Bob McLeod: Opening Remarks to Standing Committee on Transportation, Infrastructure and Communities

Delivered on November 22, 2016

Thank you for meeting with the Government of the Northwest Territories this afternoon.

We are in Ottawa this week to speak with the Prime Minister, Cabinet Ministers and Standing Committees about some of the most significant challenges facing the people of the Northwest Territories today.

Before we get to that presentation, I would like to take a few minutes to talk a little bit about our territory.

Community sustainability is a huge challenge for the people of the Northwest Territories.

Our 44,000 residents live in 33 communities that stretch from the southern border with the provinces of Saskatchewan and Alberta to Banks Island in the Arctic Ocean.

Our biggest community is Yellowknife, with approximately 21,000 people, while our smallest community is Kakisa with fewer than 50. Twenty-seven of our communities have fewer than 1,000 people and 16 of these have fewer than 500 people.

Small populations, large distances and long winters make living in the North extremely expensive and challenge the capacity of governments to deliver basic programs and services.

Infrastructure is a significant component of that challenge.

Only 12 of the Northwest Territories’ 33 communities have year-round road access to southern Canada and four of them can only be reached by air or water.

Although the Northwest Territories has substantial hydroelectricity potential, only eight NWT communities are powered by hydro. The remaining 25 are powered by standalone diesel generators.

At the same time, the Northwest Territories is experiencing the effects of climate change at a faster pace than southern Canada.

In Inuvik, the annual average temperature has already risen by four degrees Celsius since the 1950s, while in the southern part of the Northwest Territories we are already experiencing annual temperature increases of two degrees Celsius.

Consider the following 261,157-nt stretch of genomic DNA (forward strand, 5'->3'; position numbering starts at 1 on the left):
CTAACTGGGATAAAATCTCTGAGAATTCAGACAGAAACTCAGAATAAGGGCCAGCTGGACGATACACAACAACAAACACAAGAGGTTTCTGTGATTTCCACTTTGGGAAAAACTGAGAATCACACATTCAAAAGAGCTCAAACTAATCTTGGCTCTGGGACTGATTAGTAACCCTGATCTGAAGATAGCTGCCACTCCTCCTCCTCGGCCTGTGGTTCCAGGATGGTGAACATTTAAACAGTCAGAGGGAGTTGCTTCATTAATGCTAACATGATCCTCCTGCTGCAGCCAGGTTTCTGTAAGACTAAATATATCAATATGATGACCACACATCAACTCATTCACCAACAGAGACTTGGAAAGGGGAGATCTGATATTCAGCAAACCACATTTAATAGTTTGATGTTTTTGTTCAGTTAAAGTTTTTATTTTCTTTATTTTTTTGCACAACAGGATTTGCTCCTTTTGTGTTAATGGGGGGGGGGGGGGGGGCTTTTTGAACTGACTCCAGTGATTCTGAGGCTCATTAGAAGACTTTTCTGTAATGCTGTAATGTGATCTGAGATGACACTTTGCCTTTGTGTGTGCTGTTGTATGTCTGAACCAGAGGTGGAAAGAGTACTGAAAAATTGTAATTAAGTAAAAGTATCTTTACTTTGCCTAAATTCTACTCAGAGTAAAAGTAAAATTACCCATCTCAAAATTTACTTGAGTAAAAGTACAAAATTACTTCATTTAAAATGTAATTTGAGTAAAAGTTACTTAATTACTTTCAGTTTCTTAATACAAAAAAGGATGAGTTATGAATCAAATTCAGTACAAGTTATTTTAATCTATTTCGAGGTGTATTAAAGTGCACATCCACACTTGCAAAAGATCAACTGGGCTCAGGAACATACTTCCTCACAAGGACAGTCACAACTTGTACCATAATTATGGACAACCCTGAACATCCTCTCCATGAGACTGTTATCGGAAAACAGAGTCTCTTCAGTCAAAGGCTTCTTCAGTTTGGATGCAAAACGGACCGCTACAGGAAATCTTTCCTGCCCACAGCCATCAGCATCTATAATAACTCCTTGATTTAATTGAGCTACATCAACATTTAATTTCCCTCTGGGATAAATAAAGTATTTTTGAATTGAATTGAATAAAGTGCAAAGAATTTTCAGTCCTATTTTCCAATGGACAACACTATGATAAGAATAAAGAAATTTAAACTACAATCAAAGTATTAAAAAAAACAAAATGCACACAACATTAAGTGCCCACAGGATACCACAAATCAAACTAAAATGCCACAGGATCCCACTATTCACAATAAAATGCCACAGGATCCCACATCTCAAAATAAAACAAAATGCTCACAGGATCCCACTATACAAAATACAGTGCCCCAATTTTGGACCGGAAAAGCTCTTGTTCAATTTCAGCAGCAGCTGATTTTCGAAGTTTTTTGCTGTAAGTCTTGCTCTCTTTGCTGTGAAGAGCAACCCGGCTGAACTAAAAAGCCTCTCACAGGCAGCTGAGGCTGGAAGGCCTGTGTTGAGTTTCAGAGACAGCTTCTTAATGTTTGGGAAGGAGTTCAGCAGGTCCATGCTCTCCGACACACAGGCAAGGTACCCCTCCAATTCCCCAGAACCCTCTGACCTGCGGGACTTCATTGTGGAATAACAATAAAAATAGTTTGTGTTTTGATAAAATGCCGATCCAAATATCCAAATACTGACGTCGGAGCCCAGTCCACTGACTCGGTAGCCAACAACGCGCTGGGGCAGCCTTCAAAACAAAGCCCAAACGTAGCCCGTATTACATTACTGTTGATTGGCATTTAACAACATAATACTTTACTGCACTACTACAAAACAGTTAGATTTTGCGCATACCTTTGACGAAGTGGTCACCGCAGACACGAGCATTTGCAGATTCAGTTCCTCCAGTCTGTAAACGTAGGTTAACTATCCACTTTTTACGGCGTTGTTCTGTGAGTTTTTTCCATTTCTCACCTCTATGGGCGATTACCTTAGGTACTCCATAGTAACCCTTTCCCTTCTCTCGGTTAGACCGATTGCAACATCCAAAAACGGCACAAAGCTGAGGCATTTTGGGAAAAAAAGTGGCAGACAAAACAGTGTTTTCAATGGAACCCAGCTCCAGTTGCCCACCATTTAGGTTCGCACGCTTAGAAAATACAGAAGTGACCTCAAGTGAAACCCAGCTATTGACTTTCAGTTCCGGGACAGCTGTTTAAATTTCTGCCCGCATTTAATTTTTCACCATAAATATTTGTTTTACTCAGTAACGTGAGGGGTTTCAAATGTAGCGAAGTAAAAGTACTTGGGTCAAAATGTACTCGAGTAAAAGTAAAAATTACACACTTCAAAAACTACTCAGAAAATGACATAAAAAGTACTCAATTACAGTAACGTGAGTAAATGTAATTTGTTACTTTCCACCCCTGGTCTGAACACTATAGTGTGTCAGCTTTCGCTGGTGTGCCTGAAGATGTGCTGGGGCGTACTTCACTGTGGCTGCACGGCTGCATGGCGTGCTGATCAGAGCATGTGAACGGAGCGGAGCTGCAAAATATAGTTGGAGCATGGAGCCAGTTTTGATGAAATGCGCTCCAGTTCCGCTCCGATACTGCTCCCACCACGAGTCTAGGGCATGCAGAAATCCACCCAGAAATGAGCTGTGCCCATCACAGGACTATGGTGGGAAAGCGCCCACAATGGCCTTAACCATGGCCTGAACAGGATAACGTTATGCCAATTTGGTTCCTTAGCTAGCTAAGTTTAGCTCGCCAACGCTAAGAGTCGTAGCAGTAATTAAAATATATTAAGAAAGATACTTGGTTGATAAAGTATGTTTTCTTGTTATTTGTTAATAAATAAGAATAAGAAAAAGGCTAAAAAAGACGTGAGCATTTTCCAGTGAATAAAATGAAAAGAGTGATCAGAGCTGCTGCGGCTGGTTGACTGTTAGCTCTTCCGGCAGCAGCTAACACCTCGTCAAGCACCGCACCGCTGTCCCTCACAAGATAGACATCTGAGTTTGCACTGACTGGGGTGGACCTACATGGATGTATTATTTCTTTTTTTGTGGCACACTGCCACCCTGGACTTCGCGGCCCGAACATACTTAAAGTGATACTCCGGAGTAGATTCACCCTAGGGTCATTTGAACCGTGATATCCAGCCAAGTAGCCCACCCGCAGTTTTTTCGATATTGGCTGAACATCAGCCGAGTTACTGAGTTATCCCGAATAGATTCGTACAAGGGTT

Climate change is resulting in coastal erosion, thawing permafrost, landslides, increased snow loads to buildings and drought.

Building techniques have had to adapt, resulting in more complicated and costly public infrastructure projects. At the same time, transportation of people and goods is being disrupted as permafrost degradation contributes to uneven roads and runways.

Shorter winter road and marine operating seasons as a result of warmer temperatures result in incomplete or more costly community resupply.

These demands contribute to an approximately $3.5 billion infrastructure demand for the GNWT. On top of that community governments face a municipal infrastructure deficit of $23 million and $50 million for housing.

Addressing the Northwest Territories’ infrastructure needs is imperative for community sustainability and for ensuring our residents can enjoy the same standard of living and quality of life as their fellow Canadians.

We must bring down the high cost of living in a territory where, in 2015, residents of Uluhaktok paid $8.25 for a 540 mL tin of tomatoes and residents of Fort McPherson paid $7.85 for a single litre of milk.

We must find alternatives to expensive and carbon intensive diesel that contributes to high prices for goods and services and to climate change.

We must invest in resilient, year-round transportation infrastructure, replacing winter roads and ice crossings with more permanent structures that aren’t susceptible to the effects of climate change.

We must take steps together to protect the biodiversity and ecological integrity of a unique ecosystem that is critical to the health of the planet.

While our government has done much already – we are second in Canada in installed solar photovoltaic power and a national leader in wood pellet use per capita – we recognize that more can be done, especially with the partnership of the federal government.

The Government of the Northwest Territories has identified three broad priorities that we think can bring about transformative change for the people of the Northwest Territories, while also contributing significantly to national climate change objectives.

I’d now like to turn you over to Minister Wally Schumann, who will provide more detail about these three priorities.